Jul på Uplands - an alternative Christmas since 1956
The two friends have their laptops out and energy drinks on the table. They’re receiving plenty of calls when I arrive. In virtually no time, the grand hall will be serving food, julmust, and glögg to hundreds of guests. The library is to be turned into a kids’ playroom, and nations, restaurants and other businesses are donating foodstuffs for the upcoming Christmas celebration.
Girish is originally from India and is pursuing his Master’s in bioinformatics at Uppsala University. Edison Arellano is from Ecuador and Spain and has just finished his Master’s degree in Astronomy while looking for a PhD. When he’s not studying or volunteering as an organizer for Jul at Uplands he also works at a restaurant in town.
"This is a platform for people, where they can either choose to work and spend time with the other volunteers that we have, or we accept people as guests who come in for fika, a good lunch, or dinner."
How did you come in contact with this initiative?
— I was here last year during Covid, and I wasn’t able to go home because of Covid restrictions in Spain. Since I’m kind of active at Uplands, I thought that I could swing by and help out with this project. Back then, I didn’t know what it was, and I thought that it was a very nice gesture from the nation itself, Edison tells me.
The amount of volunteers who have signed up for the event is estimated to be about 115-120 people this year. At the core organizing level it’s mainly Edison and Girish alongside full-timers at the nation, with a little bit of help from previous Uplands 1Q Ulrika (Ullis) Andersdotter who has a lot of experience with arranging Jul på Uplands.
Girish describes Jul på Uplands as a charity initiative with a long history. It’s a tradition that entails helping people in need and opening the nation's doors to those who usually don’t celebrate Christmas
— This is a platform for people, where they can either choose to work and spend time with the other volunteers that we have, or we accept people as guests who come in for fika, a good lunch, or dinner. It’s meant for people to spend good time with one another during these days of the year. It’s all alcohol-free and based upon the donations that we receive from people all around Uppsala and Sweden in general. So it’s a non-profitable event, Girish says.
"Everyone can donate whatever they would like."
In relation to the number of visitors expected this year, Edison says that the situation is “quite tough”.
— The problem is that we don’t know what to expect this year. Obviously we have had Covid the previous year, now there is a war happening. It seems like everything is very hard for people, so we might expect a lot.
I asked Edison and Girish about how their friends and acquaintances usually celebrate. Girish underlines that for their peers with a home-base in Europe, it’s convenient enough to go home over the holidays, whereas those who moved to Uppsala from other continents, mostly stay in town, keeping busy and helping out with arranging Jul på Uplands for instance.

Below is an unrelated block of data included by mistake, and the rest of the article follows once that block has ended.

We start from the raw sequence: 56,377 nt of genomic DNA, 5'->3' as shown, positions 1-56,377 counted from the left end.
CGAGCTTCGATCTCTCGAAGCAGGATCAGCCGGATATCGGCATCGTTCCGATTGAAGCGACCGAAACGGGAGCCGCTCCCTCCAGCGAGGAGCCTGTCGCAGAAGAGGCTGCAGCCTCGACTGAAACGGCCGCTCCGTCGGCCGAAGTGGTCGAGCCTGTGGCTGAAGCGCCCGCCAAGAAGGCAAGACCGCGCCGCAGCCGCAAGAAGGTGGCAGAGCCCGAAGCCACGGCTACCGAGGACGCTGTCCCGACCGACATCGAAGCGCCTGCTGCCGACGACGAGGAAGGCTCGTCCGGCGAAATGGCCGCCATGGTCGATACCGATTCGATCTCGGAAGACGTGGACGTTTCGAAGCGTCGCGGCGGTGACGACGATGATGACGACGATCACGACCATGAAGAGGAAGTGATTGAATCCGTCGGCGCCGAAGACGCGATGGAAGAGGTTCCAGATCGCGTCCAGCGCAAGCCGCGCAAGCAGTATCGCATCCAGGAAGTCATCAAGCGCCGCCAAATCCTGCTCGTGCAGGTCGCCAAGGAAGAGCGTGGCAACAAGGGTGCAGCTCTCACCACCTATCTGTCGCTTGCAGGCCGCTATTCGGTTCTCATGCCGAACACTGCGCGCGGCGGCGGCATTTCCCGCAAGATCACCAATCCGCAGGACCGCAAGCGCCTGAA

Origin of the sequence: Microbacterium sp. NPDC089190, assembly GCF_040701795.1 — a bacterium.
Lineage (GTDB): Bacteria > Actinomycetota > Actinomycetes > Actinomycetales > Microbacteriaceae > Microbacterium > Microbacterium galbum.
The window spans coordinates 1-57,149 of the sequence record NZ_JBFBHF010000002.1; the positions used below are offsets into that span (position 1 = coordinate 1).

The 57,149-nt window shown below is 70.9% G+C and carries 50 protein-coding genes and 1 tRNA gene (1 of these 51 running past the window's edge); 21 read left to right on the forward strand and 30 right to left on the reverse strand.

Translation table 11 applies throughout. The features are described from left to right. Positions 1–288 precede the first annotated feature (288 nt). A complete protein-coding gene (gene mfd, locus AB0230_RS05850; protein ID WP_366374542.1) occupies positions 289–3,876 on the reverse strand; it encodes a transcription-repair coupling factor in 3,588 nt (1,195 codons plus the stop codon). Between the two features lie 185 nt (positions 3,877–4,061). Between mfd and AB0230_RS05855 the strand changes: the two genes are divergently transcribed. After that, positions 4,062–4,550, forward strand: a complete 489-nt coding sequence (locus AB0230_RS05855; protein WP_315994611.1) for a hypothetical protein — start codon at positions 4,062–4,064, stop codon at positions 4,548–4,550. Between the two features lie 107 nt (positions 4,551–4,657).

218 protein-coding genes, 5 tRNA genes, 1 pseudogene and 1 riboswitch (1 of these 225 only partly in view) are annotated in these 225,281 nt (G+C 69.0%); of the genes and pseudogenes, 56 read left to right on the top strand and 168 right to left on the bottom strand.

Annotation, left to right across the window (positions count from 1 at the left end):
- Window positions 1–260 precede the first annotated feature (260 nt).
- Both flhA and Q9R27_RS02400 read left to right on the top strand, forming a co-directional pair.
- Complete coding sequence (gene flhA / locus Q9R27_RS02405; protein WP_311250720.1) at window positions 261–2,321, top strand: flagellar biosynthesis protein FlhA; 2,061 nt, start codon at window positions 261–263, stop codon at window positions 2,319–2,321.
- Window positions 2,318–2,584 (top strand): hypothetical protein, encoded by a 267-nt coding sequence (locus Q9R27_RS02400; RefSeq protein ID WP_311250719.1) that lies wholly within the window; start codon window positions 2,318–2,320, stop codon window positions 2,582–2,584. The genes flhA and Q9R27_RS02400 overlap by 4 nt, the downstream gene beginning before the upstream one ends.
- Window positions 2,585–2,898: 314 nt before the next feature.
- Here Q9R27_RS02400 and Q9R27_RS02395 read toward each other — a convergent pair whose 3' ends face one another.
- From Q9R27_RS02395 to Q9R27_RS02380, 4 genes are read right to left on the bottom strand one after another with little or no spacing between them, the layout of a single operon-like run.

Since the event is made possible through donated foodstuffs, clothes and other useful articles, I ask Edison and Girish more about the donations.
— So far, we don’t cap the donations at anything or anyone. Everyone can donate whatever they would like. We have received Christmas presents from Svenska Kyrkan [The Swedish Church], we have had clothes donated by different people, individuals. We will have food donated by a few places here in Uppsala and we’re also expecting money donations from other places, Edison explains.
Whatever is donated, the organizers accept it and make sure it is turned into something fruitful and useful to the visitors of Jul på Uplands.
How do you expect these days to go? What will the activities be?
— It’s not only these two days that Jul på Uplands takes place, but we also prepare on the 22nd and 23rd. We turn the nation from what it is now, to what it should be for Jul på Uplands. We will have more Christmas decorations and we will try to put up a tree that we’ll have upstairs. We will turn the grand hall into a place for people to eat. The kitchen has to be prepped for cooking, and this starts on the 23rd.
Girish adds that there will be a café running for visitors to have fika.
— Upstairs in the grand hall we’ll be serving traditional Swedish Christmas foods and other foods received as donations from the other restaurants and nations that we have. There is also a bar section which will be serving julmust and glögg. We will have a playroom for kids in the nation library where they can play, sit and talk peacefully and have a good time. We have two people coming to the playroom, one showing magic tricks on Christmas Eve. There’s also a lady who will be narrating some fairy tales for the little kids.
For the older guests, there will also be an orchestra performing, playing music of various genres.
Despite a year of struggling pandemic recovery, and roughly 1 in 10 Uppsala citizens experiencing poverty, Jul på Uplands stands out as an inclusive and warm weekend, offering rest and Christmas joy for all.